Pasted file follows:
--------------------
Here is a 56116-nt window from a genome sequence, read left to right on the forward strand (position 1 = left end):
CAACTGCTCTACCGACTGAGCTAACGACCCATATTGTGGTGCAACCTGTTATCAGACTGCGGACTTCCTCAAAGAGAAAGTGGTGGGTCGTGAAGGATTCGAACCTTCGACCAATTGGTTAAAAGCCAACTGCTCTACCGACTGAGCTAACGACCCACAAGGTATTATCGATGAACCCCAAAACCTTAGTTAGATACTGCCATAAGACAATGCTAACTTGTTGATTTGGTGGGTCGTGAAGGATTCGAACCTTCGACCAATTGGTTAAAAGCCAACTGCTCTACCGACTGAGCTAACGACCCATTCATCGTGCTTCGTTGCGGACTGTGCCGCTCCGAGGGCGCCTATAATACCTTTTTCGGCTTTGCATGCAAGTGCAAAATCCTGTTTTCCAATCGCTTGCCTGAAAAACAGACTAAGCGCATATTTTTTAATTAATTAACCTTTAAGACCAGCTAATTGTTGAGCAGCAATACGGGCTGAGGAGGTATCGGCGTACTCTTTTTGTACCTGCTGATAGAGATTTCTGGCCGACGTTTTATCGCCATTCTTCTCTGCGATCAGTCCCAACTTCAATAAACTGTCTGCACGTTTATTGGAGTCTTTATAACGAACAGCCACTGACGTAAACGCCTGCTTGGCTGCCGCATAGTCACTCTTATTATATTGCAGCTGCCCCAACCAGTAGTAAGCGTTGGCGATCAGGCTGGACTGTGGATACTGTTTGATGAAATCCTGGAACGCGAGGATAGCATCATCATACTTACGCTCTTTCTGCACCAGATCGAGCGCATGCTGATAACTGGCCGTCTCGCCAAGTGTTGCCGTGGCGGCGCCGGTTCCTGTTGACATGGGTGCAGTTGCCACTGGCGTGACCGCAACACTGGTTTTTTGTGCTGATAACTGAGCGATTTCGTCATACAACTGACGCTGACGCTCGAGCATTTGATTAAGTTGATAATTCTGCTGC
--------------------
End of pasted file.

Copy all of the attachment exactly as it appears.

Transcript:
Here is a 56116-nt window from a genome sequence, read left to right on the forward strand (position 1 = left end):
CAACTGCTCTACCGACTGAGCTAACGACCCATATTGTGGTGCAACCTGTTATCAGACTGCGGACTTCCTCAAAGAGAAAGTGGTGGGTCGTGAAGGATTCGAACCTTCGACCAATTGGTTAAAAGCCAACTGCTCTACCGACTGAGCTAACGACCCACAAGGTATTATCGATGAACCCCAAAACCTTAGTTAGATACTGCCATAAGACAATGCTAACTTGTTGATTTGGTGGGTCGTGAAGGATTCGAACCTTCGACCAATTGGTTAAAAGCCAACTGCTCTACCGACTGAGCTAACGACCCATTCATCGTGCTTCGTTGCGGACTGTGCCGCTCCGAGGGCGCCTATAATACCTTTTTCGGCTTTGCATGCAAGTGCAAAATCCTGTTTTCCAATCGCTTGCCTGAAAAACAGACTAAGCGCATATTTTTTAATTAATTAACCTTTAAGACCAGCTAATTGTTGAGCAGCAATACGGGCTGAGGAGGTATCGGCGTACTCTTTTTGTACCTGCTGATAGAGATTTCTGGCCGACGTTTTATCGCCATTCTTCTCTGCGATCAGTCCCAACTTCAATAAACTGTCTGCACGTTTATTGGAGTCTTTATAACGAACAGCCACTGACGTAAACGCCTGCTTGGCTGCCGCATAGTCACTCTTATTATATTGCAGCTGCCCCAACCAGTAGTAAGCGTTGGCGATCAGGCTGGACTGTGGATACTGTTTGATGAAATCCTGGAACGCGAGGATAGCATCATCATACTTACGCTCTTTCTGCACCAGATCGAGCGCATGCTGATAACTGGCCGTCTCGCCAAGTGTTGCCGTGGCGGCGCCGGTTCCTGTTGACATGGGTGCAGTTGCCACTGGCGTGACCGCAACACTGGTTTTTTGTGCTGATAACTGAGCGATTTCGTCATACAACTGACGCTGACGCTCGAGCATTTGATTAAGTTGATAATTCTGCTGC